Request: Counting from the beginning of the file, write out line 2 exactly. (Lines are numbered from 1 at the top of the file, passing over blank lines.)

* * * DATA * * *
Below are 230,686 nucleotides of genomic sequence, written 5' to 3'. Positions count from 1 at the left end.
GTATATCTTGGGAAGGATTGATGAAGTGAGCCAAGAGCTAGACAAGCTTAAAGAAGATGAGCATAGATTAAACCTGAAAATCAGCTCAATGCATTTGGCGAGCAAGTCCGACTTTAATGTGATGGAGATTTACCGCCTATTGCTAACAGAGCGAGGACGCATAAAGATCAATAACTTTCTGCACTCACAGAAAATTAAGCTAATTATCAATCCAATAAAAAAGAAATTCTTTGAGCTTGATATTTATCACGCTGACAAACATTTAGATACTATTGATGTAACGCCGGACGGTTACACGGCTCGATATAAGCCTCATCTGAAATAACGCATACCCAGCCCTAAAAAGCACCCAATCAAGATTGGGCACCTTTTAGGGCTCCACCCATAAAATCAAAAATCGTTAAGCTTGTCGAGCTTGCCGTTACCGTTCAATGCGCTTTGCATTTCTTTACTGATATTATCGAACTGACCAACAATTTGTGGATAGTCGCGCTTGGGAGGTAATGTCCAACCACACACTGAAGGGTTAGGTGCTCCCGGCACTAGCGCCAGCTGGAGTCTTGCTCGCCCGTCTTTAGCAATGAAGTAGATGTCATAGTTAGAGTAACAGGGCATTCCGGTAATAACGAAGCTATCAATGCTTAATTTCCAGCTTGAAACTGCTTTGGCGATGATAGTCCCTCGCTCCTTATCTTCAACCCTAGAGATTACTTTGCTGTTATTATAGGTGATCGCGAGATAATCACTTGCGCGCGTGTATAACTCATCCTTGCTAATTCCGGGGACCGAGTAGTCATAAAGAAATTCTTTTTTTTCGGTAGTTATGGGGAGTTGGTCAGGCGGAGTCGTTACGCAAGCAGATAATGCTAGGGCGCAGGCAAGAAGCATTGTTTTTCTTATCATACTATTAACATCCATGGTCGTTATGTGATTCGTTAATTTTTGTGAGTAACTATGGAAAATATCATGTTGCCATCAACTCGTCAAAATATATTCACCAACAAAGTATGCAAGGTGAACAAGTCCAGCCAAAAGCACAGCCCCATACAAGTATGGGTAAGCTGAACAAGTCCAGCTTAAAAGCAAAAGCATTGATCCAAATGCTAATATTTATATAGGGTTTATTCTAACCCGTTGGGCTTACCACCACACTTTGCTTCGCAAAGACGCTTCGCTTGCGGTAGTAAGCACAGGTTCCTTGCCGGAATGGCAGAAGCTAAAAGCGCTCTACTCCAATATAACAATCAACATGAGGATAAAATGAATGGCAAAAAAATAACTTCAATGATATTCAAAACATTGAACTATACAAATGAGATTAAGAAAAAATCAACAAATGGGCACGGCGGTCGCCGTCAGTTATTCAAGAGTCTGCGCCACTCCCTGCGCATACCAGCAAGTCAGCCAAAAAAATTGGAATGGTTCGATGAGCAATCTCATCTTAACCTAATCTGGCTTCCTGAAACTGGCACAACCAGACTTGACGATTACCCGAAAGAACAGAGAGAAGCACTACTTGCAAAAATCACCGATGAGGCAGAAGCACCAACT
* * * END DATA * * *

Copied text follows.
GTATATCTTGGGAAGGATTGATGAAGTGAGCCAAGAGCTAGACAAGCTTAAAGAAGATGAGCATAGATTAAACCTGAAAATCAGCTCAATGCATTTGGCGAGCAAGTCCGACTTTAATGTGATGGAGATTTACCGCCTATTGCTAACAGAGCGAGGACGCATAAAGATCAATAACTTTCTGCACTCACAGAAAATTAAGCTAATTATCAATCCAATAAAAAAGAAATTCTTTGAGCTTGATATTTATCACGCTGACAAACATTTAGATACTATTGATGTAACGCCGGACGGTTACACGGCTCGATATAAGCCTCATCTGAAATAACGCATACCCAGCCCTAAAAAGCACCCAATCAAGATTGGGCACCTTTTAGGGCTCCACCCATAAAATCAAAAATCGTTAAGCTTGTCGAGCTTGCCGTTACCGTTCAATGCGCTTTGCATTTCTTTACTGATATTATCGAACTGACCAACAATTTGTGGATAGTCGCGCTTGGGAGGTAATGTCCAACCACACACTGAAGGGTTAGGTGCTCCCGGCACTAGCGCCAGCTGGAGTCTTGCTCGCCCGTCTTTAGCAATGAAGTAGATGTCATAGTTAGAGTAACAGGGCATTCCGGTAATAACGAAGCTATCAATGCTTAATTTCCAGCTTGAAACTGCTTTGGCGATGATAGTCCCTCGCTCCTTATCTTCAACCCTAGAGATTACTTTGCTGTTATTATAGGTGATCGCGAGATAATCACTTGCGCGCGTGTATAACTCATCCTTGCTAATTCCGGGGACCGAGTAGTCATAAAGAAATTCTTTTTTTTCGGTAGTTATGGGGAGTTGGTCAGGCGGAGTCGTTACGCAAGCAGATAATGCTAGGGCGCAGGCAAGAAGCATTGTTTTTCTTATCATACTATTAACATCCATGGTCGTTATGTGATTCGTTAATTTTTGTGAGTAACTATGGAAAATATCATGTTGCCATCAACTCGTCAAAATATATTCACCAACAAAGTATGCAAGGTGAACAAGTCCAGCCAAAAGCACAGCCCCATACAAGTATGGGTAAGCTGAACAAGTCCAGCTTAAAAGCAAAAGCATTGATCCAAATGCTAATATTTATATAGGGTTTATTCTAACCCGTTGGGCTTACCACCACACTTTGCTTCGCAAAGACGCTTCGCTTGCGGTAGTAAGCACAGGTTCCTTGCCGGAATGGCAGAAGCTAAAAGCGCTCTACTCCAATATAACAATCAACATGAGGATAAAATGAATGGCAAAAAAATAACTTCAATGATATTCAAAACATTGAACTATACAAATGAGATTAAGAAAAAATCAACAAATGGGCACGGCGGTCGCCGTCAGTTATTCAAGAGTCTGCGCCACTCCCTGCGCATACCAGCAAGTCAGCCAAAAAAATTGGAATGGTTCGATGAGCAATCTCATCTTAACCTAATCTGGCTTCCTGAAACTGGCACAACCAGACTTGACGATTACCCGAAAGAACAGAGAGAAGCACTACTTGCAAAAATCACCGATGAGGCAGAAGCACCAACT